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Danish schoolchildren show that girls have better taste

Close to 9,000 Danish schoolchildren actively participated in an experiment on eating habits and taste, experiencing hands-on research and generating knowledge that can be taken beyond their classroom walls. The research findings showed that girls have a more acute sense of ta...
Danish schoolchildren show that girls have better taste
Close to 9,000 Danish schoolchildren actively participated in an experiment on eating habits and taste, experiencing hands-on research and generating knowledge that can be taken beyond their classroom walls. The research findings showed that girls have a more acute sense of taste than boys (but boys have a sweeter tooth); that a third of schoolchildren prefer non-sweet soft drinks; and that children love fish and do not think of themselves as 'fussy eaters'. Tastes varied between regions, and teenagers had a different set of preferences from younger schoolchildren.

The 'mass experiment' was conducted in conjunction with an annual natural science festival at Danish primary and secondary schools, which made the participation of so many students possible. Food scientists from the University of Copenhagen organised the study and analysed the data.

The children were sent a kit containing taste samples and detailed instructions, to be followed during their regular science classes at school. The pupils were asked to complete a questionnaire about their eating habits and attitudes towards food, and to perform various practical tests.

The experiments were designed to establish the children's ability to recognise sweet and sour tastes of varying intensities, and which concentrations of sourness or sweetness they prefer. One test was a blind taste test in which students scored 10 different variants of the same soft drink with varying levels of sweetness and sourness. In another test, the youngsters coloured their tongues with bright blue food dye so that they could count their taste buds.

The results showed that girls are slightly better at recognising concentrations of both sweet and sour tastes than boys, and that this has to do with the way boys and girls process taste information. According to Michael Bom Frøst of the University of Copenhagen, 'The experiment showed that boys and girls have largely the same number of taste buds. So it would appear that what makes the difference is the way in which boys and girls process taste impressions.'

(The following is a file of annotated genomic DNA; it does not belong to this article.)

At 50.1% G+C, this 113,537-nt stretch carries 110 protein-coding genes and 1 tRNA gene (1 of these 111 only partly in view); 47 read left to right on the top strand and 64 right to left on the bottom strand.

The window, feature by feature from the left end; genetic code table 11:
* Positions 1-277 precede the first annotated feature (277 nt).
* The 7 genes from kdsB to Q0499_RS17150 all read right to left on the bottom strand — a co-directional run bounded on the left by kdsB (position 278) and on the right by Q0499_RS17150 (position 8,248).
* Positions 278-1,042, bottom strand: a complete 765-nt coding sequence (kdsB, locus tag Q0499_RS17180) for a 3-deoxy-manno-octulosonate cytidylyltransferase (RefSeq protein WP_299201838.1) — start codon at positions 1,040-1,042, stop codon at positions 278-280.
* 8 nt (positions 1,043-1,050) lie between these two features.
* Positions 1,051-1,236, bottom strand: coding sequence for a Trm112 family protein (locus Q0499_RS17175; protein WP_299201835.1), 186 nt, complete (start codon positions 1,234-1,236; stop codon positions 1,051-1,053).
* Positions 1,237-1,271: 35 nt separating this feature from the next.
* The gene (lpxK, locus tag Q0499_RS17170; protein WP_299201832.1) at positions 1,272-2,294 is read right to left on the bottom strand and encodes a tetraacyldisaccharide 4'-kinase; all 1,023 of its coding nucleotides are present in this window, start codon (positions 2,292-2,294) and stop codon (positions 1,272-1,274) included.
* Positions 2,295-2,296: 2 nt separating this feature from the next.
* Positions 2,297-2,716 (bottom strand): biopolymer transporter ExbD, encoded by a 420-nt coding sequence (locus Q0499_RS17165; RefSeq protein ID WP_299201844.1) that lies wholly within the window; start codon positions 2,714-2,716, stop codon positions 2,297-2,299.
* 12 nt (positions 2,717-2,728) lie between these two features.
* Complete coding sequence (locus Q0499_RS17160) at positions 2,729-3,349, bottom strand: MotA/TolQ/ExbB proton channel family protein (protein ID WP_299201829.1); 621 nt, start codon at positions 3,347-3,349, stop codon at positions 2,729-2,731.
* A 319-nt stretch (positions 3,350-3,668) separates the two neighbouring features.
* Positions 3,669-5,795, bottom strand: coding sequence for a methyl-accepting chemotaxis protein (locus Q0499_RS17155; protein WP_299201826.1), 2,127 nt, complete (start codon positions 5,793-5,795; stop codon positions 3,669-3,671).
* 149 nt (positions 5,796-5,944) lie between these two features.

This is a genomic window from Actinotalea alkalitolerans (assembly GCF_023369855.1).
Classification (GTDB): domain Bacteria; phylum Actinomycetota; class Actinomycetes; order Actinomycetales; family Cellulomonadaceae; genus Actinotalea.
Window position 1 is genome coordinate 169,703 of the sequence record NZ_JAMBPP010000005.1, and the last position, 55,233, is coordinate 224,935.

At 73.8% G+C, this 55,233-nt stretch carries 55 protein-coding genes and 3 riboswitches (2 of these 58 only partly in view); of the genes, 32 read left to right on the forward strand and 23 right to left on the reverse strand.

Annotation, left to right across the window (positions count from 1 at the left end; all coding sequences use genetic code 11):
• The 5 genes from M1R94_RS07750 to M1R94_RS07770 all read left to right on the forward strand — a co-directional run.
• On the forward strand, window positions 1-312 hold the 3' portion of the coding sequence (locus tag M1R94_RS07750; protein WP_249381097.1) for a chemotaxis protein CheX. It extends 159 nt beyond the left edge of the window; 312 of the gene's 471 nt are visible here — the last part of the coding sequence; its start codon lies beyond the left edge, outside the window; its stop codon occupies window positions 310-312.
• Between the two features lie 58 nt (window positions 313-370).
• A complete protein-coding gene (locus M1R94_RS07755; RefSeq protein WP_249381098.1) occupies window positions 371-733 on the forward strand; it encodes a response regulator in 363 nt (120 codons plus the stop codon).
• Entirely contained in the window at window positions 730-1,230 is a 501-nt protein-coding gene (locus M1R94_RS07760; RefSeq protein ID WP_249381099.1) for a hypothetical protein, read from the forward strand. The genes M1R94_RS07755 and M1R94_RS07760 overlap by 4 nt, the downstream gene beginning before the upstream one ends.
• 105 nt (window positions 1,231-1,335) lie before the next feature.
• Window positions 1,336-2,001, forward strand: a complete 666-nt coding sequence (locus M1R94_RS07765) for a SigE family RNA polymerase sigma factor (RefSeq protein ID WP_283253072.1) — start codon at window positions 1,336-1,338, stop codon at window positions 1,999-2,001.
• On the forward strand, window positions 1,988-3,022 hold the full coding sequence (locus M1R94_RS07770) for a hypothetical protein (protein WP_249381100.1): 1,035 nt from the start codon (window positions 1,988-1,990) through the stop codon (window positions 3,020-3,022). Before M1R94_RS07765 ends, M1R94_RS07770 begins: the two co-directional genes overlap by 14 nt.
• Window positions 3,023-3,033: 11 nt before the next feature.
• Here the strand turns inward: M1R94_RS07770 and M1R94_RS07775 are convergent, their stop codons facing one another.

Boys tended to prefer more extreme flavours than girls, giving top marks to the sourest samples, and most preferred the super-sweet soft drink. Interestingly, almost a third of the children preferred non-sugary soft drinks: around 30% of the students chose variants containing little or no sugar.

According to the head of the project, Bodil Allesen-Holm of the University of Copenhagen, these findings provide food for thought for parents and the food industry alike: more varied and healthy food products and snacks for children and young people (including perhaps a range of products with 'extreme' or sour flavours for boys) could easily be developed, she said.

'Soft drinks for children and young people do not always have to contain a lot of sugar,' said Ms Allesen-Holm. 'It is quite clear that children and young people are very good tasters, and that there are bigger variations between them than most people would expect.'

The questionnaires revealed that approximately 70% of Danish schoolchildren like fish, and that they are open to tasting 'exciting' foods. Up to 59% of the children did not consider themselves 'fussy eaters'; this went for both sexes. Overall, the children who preferred sour flavours were most open to tasting new foods.

The study also showed that between childhood and teenage years the sense of taste changes dramatically. Over time the ability to recognise tastes increases gradually, with the greatest shift seen at age 13-14 when children become much more sensitive to sour tastes. In this group, the taste for very sweet things (held by 48% of the younger group) begins to fade.

Regional taste differences opened up new avenues for inquiry. Pupils in northern Denmark were much better at recognising sour tastes: they needed only 0.37 grams of citric acid per litre to discern sourness, compared to their southern counterparts' average of 0.5g.

'What is most surprising is that the results are so clear and of such a high quality,' said Ms Allesen-Holm. 'The trends are very clear in all the answers from the many primary and secondary schools; the pupils and teachers have been very thorough and accurate.'

The findings have been published in a report that is available through the science festival's organiser, Danish Science Communication, a non-profit organisation whose goal is to increase public awareness and understanding of science and technology.

Source: Danish Science Communication; University of Copenhagen

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